At this point, a general sense of disappointment and decline pervades the narrative. Although rich, Simon is unsatisfied, and fills his need for attention with a mistress named Renee. He attempts to balance his "respect" for his wife, Charlotte, with his passionate "love" for Renee, but the situation proves highly unstable, given Renee's desire to share in Simon's great wealth.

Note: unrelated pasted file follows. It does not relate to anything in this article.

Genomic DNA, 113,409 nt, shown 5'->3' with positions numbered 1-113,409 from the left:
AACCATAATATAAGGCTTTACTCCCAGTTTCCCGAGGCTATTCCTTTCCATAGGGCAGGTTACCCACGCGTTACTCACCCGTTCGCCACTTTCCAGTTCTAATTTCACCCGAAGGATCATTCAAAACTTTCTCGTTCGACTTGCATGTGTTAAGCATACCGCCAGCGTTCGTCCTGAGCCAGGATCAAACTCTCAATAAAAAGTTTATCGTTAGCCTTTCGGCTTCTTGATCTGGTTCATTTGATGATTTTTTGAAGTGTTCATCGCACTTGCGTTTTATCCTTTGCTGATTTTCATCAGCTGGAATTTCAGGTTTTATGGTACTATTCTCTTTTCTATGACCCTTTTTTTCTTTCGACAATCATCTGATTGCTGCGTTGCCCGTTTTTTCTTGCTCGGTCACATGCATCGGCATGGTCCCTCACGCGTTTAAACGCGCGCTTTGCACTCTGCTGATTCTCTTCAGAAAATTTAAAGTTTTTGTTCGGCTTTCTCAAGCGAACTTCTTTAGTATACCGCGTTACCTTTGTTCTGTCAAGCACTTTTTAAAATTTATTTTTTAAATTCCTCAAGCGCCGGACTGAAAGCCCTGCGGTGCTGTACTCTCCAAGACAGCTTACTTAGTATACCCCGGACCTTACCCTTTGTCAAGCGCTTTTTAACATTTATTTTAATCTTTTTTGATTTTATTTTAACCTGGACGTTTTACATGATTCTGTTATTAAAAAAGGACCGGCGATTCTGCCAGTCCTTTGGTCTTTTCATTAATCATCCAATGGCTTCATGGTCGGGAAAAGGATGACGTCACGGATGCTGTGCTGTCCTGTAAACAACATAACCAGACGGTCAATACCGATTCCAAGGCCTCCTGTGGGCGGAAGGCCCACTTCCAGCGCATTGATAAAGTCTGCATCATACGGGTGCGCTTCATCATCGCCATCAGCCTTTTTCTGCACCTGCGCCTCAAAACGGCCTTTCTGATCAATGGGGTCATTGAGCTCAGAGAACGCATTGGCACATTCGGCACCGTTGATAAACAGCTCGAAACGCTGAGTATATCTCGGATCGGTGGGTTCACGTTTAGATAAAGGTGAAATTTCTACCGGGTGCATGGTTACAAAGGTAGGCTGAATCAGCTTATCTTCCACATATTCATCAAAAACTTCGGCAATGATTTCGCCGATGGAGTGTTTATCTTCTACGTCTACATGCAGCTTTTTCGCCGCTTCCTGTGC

The bent rods on Augie's car echo his speech to Clem Tambow about the "axial lines" of life. In this passage, Augie describes the straight lines that dictate the course of an individual life, and his desire to follow them; in other words, he aspires to live honestly. In these axial lines he can, as he professes to Clem, discern his fate. Oddly enough, Augie longs to "teach" - and indeed, he does teach in a school - but the narrative fails to mention what it is that he actually teaches, leaving the reader to wonder what Augie may have "learned" throughout the course of his adventures. Otherwise, Augie's vision centers on love, with Augie himself holding the central position; Clem likens his ideal position in life to that of a "king". This moment recalls Augie's assertion that he felt like a "king" with Thea Fenchel in Chicago, where they lived together in a hotel. During that time, they lived richly, although Augie didn't fully understand his lover's economic status. It seems that Augie thought that he was going to marry a rich girl just as his brother had done. That false belief might have been Augie's supreme ideal; over time, however, the illusion crumbled into a shape that he couldn't commit to. Along with his dreams of finding a wife, having a child, living with his mother and Georgie and starting a school, he professes a vision of "building" a community based on "love" - a kind of personal utopia. This vision, however, in keeping with Augie's character, washes away with the coming of the war; Augie, once again, gets distracted.